Breaking my collar bone was one of the most painful experiences I have had both physically and psychologically. There is nothing they can do for a broken collar bone. I never even had an xray simply because I feared the radiation in this third world medical environment more than I feared a collar bone that wouldn't heal. I had been to a hospital in Kigali, no thank you. I took my chances that the bones were close enough to fuse. I took a couple Tylenol for the first few days until my stomach revolted and then, I just dealt with the pain. Excruciating pain. I remember the first morning I woke up, Monday morning. The rush of pain reducing adrenalin long gone and the pain of all the miscellaneous bruises from the fall along with the full force of a broken bone welcomed me into my many weeks of recovery. I had been laying flat on my back for about 7 hours, trying to sleep without moving. That morning, Jock bent down, told me to wrap my good arm around him and he would raise me up from my coffin like position. Holy Mother of God! The tears just poured from my eyes like mini geysers. I could feel the bones moving and I was so stiff and sore and ANGRY. Angry that I was injured, angry that I couldn't finish the last day of the ride and angry that I would have to rely on someone to take care of me for however long this recovery might last. Angry because I knew I would be off my bicycle for minimum six weeks and even that was pushing it.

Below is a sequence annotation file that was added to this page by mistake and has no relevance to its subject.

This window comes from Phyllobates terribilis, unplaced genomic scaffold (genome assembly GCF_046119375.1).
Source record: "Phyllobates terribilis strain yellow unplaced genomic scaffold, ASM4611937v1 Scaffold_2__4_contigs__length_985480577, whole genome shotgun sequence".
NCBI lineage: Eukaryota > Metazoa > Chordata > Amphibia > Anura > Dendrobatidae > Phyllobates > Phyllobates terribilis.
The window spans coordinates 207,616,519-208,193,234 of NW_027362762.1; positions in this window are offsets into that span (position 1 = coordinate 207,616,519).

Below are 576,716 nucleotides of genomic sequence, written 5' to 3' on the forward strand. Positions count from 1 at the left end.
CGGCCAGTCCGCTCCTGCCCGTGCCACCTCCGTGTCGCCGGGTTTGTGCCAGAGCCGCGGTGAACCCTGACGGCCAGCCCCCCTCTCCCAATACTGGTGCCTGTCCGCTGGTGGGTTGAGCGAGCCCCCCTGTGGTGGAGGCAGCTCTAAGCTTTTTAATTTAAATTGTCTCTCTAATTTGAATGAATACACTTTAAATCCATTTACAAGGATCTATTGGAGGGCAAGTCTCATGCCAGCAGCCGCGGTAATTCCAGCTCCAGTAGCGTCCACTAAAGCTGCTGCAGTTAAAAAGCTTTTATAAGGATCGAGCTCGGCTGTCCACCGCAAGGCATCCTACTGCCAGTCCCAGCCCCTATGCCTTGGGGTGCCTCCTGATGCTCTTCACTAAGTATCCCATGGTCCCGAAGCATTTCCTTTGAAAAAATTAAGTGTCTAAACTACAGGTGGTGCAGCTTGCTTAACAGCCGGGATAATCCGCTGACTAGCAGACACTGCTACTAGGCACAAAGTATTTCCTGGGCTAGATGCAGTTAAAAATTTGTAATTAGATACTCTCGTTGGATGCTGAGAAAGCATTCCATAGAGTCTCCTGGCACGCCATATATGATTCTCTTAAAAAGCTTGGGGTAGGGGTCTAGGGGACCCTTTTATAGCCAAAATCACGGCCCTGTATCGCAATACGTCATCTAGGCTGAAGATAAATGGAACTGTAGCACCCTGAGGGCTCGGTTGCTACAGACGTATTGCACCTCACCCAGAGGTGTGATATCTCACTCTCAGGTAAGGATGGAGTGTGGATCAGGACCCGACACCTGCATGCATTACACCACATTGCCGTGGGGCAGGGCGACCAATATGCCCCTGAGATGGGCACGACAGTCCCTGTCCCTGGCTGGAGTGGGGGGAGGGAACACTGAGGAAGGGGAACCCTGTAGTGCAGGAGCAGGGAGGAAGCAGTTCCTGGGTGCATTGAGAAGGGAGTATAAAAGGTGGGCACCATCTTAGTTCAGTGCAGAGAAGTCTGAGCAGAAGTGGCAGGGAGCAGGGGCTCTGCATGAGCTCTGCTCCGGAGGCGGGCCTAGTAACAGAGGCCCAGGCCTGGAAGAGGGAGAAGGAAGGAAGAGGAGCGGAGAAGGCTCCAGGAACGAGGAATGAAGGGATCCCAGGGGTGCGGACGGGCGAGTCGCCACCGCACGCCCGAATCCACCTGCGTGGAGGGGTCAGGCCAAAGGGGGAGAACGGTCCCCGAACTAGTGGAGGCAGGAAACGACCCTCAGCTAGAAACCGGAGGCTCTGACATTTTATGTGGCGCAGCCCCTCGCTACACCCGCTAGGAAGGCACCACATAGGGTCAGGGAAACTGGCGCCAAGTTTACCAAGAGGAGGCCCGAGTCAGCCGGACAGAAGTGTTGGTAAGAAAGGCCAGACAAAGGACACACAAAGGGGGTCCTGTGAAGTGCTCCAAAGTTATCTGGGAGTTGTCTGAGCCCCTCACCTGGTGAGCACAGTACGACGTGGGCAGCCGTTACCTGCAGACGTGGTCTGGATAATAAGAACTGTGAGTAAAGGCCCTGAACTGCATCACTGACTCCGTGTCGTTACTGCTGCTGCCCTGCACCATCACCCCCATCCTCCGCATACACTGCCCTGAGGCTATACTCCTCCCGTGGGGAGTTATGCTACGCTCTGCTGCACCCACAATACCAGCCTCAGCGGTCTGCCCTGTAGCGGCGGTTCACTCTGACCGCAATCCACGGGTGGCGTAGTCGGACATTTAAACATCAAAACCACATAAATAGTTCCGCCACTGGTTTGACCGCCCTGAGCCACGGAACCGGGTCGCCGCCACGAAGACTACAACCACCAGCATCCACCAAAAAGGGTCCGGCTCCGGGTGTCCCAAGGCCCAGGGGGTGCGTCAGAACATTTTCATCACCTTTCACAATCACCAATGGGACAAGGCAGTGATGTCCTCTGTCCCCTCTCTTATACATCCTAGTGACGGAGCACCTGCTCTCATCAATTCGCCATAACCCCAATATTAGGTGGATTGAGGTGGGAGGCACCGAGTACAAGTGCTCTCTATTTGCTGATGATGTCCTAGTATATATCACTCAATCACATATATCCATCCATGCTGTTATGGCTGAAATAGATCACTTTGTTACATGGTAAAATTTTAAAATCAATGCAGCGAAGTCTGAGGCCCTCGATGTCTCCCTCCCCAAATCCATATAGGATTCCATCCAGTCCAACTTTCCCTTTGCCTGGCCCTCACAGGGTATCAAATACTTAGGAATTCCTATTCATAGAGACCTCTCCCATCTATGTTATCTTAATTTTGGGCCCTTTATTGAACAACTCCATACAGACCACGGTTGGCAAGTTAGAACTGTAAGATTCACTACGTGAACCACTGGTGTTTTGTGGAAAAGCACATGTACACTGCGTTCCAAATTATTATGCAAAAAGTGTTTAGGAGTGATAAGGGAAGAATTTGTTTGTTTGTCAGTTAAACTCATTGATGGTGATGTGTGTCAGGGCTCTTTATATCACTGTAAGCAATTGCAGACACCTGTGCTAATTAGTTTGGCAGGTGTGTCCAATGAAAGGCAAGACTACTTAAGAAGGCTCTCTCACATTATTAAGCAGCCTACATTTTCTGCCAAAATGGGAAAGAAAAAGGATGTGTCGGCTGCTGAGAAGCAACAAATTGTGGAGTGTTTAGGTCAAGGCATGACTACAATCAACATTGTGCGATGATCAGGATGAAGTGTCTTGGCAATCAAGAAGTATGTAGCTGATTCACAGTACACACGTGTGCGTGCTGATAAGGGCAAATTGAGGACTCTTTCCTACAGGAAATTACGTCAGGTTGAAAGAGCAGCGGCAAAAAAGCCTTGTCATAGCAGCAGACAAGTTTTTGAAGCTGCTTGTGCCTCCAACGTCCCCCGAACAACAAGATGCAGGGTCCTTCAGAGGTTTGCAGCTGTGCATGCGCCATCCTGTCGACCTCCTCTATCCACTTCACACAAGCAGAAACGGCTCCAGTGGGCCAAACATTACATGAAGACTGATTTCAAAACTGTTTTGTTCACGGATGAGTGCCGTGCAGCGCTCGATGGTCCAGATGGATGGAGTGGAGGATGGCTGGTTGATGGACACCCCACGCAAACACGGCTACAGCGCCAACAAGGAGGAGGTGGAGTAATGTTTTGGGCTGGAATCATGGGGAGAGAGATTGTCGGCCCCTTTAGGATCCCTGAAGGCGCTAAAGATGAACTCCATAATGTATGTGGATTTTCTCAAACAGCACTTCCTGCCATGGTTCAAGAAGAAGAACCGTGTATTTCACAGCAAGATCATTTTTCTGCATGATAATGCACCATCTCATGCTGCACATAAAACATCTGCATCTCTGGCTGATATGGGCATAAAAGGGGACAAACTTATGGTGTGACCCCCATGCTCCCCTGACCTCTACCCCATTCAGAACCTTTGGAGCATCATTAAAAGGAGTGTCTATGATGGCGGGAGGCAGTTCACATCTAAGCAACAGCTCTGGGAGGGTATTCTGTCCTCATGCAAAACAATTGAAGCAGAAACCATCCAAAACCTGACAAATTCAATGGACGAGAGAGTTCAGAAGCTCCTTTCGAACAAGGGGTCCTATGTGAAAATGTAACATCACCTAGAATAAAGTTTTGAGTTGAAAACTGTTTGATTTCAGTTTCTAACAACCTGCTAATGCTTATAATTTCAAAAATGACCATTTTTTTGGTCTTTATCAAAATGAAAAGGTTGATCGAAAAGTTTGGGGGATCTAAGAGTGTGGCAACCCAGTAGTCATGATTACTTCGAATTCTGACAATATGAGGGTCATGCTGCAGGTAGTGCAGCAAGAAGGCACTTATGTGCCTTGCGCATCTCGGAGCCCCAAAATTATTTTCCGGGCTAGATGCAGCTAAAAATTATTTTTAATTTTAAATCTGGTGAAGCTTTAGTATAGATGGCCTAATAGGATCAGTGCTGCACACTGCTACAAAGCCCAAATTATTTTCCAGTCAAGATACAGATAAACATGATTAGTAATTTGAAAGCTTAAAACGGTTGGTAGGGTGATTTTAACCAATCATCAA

....I wrote those two paragraphs two weeks ago and still have not finished this post. I know I need to write, it is cathartic for me, will it be too honest for the masses?
My six weeks off the bike was even worse than I thought it might be. It started with Christmas, or maybe it was just another pain filled day, emotionally and physically. I have never been a big Christmas fan, preferring instead the over the top birthday celebration. However, I could have used a little Christmas...anything. I gave a note to Jock and a gift certificate to Muhabura to Max (which took me three days of haggling and returning to the restaurant five times to finally secure). Guess 2009 I had been "naughty", I did not even receive a lump of coal. I was still in massive amounts of pain, sleeping very little, just taking a shower was an hour long ordeal. I missed my friends, my family, my home, my bike. I just did my work like any other day. New Year's Eve, again, never a big event for me was even worse after throwing in an argument with Jock over something I cannot now remember.